The Heart

One of the most important components and part of the cardiovascular system is definitely the heart.

The heart lies in the center region of the thoracic cavity and is suspended by its attachment to the great vessels within a fibrous sac know as pericardium. A small amount of the fluid is present within the sac, that is pericardial fluid. The main task of pericardial fluid is lubrication of the hearts surface allowing it to move freely during functioning (i.e. cycles of contractions and relaxations). The pathway of blood flow through the heart and lungs could be shown as in the following illustration.

Heart Anatomy

The heart has four chambers – two atria and two ventricles – divided into two groups, often referred to as the left and right heart. The chambers of the left heart are the left atrium (LA) and the left ventricle (LV), while the chambers of the right heart are the right atrium (RA) and the right ventricle (RV).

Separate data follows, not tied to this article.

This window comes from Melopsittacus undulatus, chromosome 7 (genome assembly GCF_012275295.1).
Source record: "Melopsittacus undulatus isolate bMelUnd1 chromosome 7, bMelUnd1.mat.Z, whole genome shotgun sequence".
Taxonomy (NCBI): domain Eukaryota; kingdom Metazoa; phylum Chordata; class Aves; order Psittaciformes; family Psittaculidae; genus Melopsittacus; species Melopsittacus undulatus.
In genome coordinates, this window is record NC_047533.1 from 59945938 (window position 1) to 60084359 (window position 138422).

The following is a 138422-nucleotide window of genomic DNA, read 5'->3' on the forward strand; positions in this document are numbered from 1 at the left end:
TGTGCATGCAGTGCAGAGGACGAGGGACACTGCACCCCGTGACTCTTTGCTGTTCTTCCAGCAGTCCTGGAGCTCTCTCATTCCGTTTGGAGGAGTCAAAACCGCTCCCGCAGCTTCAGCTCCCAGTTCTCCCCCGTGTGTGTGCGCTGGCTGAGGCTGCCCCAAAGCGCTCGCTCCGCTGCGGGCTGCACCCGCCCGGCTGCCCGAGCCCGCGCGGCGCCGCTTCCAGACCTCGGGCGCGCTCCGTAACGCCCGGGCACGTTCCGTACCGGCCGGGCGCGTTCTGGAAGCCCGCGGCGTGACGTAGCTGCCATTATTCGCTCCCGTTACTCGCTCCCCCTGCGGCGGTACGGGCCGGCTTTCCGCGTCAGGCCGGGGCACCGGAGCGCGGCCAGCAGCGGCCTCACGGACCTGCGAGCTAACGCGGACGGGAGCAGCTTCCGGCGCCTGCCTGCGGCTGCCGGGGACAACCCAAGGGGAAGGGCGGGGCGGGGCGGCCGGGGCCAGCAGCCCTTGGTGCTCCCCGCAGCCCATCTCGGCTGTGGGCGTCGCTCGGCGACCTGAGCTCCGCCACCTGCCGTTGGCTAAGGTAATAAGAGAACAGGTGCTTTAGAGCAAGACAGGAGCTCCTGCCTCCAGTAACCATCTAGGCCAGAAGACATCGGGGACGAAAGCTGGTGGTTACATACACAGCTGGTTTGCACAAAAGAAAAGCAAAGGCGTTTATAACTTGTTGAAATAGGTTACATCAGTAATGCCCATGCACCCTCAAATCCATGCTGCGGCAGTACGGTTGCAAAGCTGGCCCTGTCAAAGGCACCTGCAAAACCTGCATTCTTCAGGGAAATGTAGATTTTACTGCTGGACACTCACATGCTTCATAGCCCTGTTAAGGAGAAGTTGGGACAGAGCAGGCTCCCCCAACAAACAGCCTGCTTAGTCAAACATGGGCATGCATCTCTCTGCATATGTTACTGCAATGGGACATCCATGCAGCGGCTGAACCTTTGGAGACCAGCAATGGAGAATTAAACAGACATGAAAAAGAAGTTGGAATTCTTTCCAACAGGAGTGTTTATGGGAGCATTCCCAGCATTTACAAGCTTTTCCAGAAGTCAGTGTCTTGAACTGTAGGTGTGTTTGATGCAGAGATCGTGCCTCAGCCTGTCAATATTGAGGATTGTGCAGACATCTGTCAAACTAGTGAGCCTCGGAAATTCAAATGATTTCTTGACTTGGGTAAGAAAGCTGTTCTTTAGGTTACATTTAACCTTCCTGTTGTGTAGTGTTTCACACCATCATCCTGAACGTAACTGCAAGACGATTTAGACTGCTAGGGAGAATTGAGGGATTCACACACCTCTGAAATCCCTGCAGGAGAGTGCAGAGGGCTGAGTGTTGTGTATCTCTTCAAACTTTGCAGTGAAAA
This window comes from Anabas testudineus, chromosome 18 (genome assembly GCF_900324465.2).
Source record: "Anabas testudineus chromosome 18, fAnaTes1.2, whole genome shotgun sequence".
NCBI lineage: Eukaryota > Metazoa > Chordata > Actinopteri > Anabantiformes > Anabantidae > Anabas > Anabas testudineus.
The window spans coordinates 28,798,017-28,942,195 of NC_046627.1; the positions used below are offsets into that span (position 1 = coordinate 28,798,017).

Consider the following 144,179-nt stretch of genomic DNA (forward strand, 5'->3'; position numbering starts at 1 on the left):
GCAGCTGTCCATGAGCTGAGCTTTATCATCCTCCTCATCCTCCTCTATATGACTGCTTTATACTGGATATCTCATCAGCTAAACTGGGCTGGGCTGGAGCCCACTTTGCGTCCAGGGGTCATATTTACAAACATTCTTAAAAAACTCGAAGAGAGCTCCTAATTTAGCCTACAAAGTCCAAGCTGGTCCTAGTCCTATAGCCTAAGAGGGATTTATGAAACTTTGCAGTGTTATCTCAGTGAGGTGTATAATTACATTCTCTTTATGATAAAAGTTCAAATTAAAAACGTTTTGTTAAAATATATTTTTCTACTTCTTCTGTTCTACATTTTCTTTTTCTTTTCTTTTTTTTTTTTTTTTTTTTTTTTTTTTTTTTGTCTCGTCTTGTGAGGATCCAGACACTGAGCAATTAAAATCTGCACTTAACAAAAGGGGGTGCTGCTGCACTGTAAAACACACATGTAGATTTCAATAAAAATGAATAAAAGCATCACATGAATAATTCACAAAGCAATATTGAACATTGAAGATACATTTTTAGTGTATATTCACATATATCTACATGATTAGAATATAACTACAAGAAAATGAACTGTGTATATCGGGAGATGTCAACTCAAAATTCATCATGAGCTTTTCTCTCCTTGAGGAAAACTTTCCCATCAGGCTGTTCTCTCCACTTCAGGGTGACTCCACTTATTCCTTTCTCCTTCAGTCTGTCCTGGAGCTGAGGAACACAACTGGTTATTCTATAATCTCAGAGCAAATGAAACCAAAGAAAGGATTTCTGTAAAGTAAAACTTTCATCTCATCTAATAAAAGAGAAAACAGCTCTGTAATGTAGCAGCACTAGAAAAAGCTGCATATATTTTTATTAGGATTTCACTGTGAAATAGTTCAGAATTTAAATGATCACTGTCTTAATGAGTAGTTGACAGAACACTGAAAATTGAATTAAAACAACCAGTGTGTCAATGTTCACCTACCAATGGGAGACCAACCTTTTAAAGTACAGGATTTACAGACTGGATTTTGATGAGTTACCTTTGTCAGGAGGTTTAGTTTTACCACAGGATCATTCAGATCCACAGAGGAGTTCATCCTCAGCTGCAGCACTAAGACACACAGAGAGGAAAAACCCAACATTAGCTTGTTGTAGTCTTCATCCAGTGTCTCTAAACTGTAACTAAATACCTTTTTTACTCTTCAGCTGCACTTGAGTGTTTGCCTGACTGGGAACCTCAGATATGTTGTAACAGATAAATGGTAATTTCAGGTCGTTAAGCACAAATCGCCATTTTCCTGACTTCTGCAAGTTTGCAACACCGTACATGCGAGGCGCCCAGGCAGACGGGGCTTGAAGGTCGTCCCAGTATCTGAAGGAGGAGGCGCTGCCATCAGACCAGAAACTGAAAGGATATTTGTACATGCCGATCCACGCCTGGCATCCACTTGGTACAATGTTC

heart anatomy
Heart anatomy

The atria (the receiving chambers) receive the blood from the veins and fill the ventricles (the discharging chambers), which push the blood out through the arteries. The ventricles are filled with the blood from the atria through the atrioventricular (AV) valves (the mitral or bicuspid valve between the LA and the LV and the tricuspid valve between the RA and the RV). The AV valves are passive and open depending on the pressure inside the chambers. When the pressure in the atria exceeds the ventricular pressure, the AV valves open.

Similarly, when the pressure in the ventricles exceed the pressure in the atria, the AV valves close. However, to prevent them from being everted during systole (when the ventricular pressure is at its highest), the valves are attached to the capillary muscles in the ventricles by fine cords (lat. chordae tendineae). This prevents the return of the blood to the atria, ensuring that the blood flow is always unidirectional.

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